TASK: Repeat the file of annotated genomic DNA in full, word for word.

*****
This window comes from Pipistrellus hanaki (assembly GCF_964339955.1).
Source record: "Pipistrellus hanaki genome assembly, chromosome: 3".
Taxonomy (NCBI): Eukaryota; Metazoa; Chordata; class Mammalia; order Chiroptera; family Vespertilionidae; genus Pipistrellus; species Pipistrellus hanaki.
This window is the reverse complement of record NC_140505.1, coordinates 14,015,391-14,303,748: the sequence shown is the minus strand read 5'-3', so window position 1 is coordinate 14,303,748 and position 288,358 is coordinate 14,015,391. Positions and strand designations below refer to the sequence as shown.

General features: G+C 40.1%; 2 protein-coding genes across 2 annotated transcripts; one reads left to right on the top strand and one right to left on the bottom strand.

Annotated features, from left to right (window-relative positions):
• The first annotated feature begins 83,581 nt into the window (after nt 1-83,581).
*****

This window comes from Pipistrellus hanaki (assembly GCF_964339955.1).
Source record: "Pipistrellus hanaki genome assembly, chromosome: 3".
Taxonomy (NCBI): Eukaryota; Metazoa; Chordata; class Mammalia; order Chiroptera; family Vespertilionidae; genus Pipistrellus; species Pipistrellus hanaki.
This window is the reverse complement of record NC_140505.1, coordinates 14,015,391-14,303,748: the sequence shown is the minus strand read 5'-3', so window position 1 is coordinate 14,303,748 and position 288,358 is coordinate 14,015,391. Positions and strand designations below refer to the sequence as shown.

General features: G+C 40.1%; 2 protein-coding genes across 2 annotated transcripts; one reads left to right on the top strand and one right to left on the bottom strand.

Annotated features, from left to right (window-relative positions):
• The first annotated feature begins 83,581 nt into the window (after nt 1-83,581).